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Psalm 130:5-6 I wait for the LORD, my soul waits, and in his word I hope; my soul waits for the Lord more than watchmen for the morning, more than watchmen for the morning.

This Advent, I begin again by  asking myself a seemingly simple question.. What am I truly waiting for? And while expectantly awaiting the answer, there are, of course,  a myriad of other questions that the very posing of this question precipitates.

Where am I seeking God today and what is it that which fuels my desire in life?

 Am I doing all that is needed to prepare my heart and the place for that which I desire?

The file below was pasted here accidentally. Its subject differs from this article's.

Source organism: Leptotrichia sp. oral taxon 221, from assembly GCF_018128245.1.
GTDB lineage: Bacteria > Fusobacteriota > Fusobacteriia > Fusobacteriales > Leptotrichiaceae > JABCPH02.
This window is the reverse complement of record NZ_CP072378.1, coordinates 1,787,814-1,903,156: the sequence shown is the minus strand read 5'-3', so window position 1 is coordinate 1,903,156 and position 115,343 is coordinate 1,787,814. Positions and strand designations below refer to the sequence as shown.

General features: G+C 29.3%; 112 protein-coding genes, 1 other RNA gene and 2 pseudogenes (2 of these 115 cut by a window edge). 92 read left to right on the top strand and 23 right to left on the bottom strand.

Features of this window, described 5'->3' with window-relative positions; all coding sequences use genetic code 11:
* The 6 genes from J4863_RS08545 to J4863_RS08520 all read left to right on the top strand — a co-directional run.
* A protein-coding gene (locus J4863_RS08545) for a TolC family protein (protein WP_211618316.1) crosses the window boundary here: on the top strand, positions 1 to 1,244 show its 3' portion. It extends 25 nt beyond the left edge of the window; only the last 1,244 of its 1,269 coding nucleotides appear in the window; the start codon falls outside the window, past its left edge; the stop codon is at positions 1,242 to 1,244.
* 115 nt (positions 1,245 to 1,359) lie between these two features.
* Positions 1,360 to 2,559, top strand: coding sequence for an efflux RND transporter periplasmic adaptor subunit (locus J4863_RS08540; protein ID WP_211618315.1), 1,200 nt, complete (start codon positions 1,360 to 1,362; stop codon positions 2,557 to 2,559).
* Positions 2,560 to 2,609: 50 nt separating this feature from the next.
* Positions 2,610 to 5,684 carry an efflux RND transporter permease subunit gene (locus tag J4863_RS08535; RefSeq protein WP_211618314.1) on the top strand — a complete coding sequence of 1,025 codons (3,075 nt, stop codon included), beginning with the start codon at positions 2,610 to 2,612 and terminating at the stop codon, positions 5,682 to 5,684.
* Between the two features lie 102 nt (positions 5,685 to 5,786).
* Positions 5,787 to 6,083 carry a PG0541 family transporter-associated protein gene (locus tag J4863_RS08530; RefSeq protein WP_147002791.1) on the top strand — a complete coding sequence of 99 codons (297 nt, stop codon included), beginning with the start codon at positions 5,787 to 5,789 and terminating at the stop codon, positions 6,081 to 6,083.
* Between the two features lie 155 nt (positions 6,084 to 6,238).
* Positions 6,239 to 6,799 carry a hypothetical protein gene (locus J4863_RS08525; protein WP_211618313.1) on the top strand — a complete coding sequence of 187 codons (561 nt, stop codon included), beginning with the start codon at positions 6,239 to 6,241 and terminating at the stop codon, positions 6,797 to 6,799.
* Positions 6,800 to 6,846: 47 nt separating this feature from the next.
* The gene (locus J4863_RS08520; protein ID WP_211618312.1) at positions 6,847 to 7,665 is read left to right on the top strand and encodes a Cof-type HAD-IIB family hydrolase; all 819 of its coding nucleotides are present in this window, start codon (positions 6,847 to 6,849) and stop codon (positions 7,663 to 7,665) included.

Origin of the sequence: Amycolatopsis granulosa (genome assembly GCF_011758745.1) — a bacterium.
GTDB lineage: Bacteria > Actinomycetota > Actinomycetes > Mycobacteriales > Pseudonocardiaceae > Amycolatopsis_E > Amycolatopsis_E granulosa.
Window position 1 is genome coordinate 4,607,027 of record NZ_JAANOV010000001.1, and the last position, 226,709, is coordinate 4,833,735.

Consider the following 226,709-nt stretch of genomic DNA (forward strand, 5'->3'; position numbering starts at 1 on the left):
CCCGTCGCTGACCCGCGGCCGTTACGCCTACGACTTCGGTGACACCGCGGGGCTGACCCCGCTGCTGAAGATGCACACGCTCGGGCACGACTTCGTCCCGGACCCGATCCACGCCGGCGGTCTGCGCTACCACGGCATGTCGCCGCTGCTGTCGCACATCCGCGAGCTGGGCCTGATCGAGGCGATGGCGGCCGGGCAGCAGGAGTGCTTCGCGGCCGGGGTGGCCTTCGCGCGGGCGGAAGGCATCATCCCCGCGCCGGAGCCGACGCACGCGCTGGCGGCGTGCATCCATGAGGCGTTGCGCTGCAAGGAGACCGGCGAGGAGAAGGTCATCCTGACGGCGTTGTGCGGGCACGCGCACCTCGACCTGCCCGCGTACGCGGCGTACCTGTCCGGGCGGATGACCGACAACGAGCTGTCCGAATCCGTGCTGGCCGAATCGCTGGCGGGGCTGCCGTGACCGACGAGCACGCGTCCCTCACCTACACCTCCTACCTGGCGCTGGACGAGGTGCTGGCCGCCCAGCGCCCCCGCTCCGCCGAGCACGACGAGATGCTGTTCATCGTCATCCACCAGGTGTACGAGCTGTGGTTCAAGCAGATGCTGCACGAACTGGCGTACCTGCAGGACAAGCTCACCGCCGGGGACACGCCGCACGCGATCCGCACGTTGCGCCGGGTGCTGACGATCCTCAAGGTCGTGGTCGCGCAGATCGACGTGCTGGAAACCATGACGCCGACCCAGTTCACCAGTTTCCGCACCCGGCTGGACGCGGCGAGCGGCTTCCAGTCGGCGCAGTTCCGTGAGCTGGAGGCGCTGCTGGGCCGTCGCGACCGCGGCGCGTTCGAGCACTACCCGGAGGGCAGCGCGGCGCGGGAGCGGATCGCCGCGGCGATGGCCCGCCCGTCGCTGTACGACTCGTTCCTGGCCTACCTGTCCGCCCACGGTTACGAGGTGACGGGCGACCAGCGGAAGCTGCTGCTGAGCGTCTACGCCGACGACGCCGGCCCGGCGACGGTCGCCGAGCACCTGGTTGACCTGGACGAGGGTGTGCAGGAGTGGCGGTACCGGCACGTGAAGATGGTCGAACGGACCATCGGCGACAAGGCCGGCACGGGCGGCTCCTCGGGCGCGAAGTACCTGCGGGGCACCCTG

So, there is, I believe, an active component to waiting, filled with hope and promise. As well as, the invitation to respond by encountering the present moment-giving our fullest attention to our God who meets us in the midst of our everyday lives.

In the words of the saints and perhaps soon to be saints..

1. Advent is a time of waiting, of expectation, of silence. Waiting for our Lord to be born. A pregnant woman is so happy, so content. She lives in such a garment of silence, and it is as though she were listening to hear the stir of life within her. One always hears that stirring compared to the rustling of a bird in the hand. But the intentness which which one awaits such stirring is like nothing so much as a blanket of silence. – Dorothy Day

2. Grant me, O Lord my God, a mind to know you, a heart to seek you, wisdom to find you, conduct pleasing to you, faithful perseverance in waiting for you, and a hope of finally embracing you.
St. Thomas Aquinas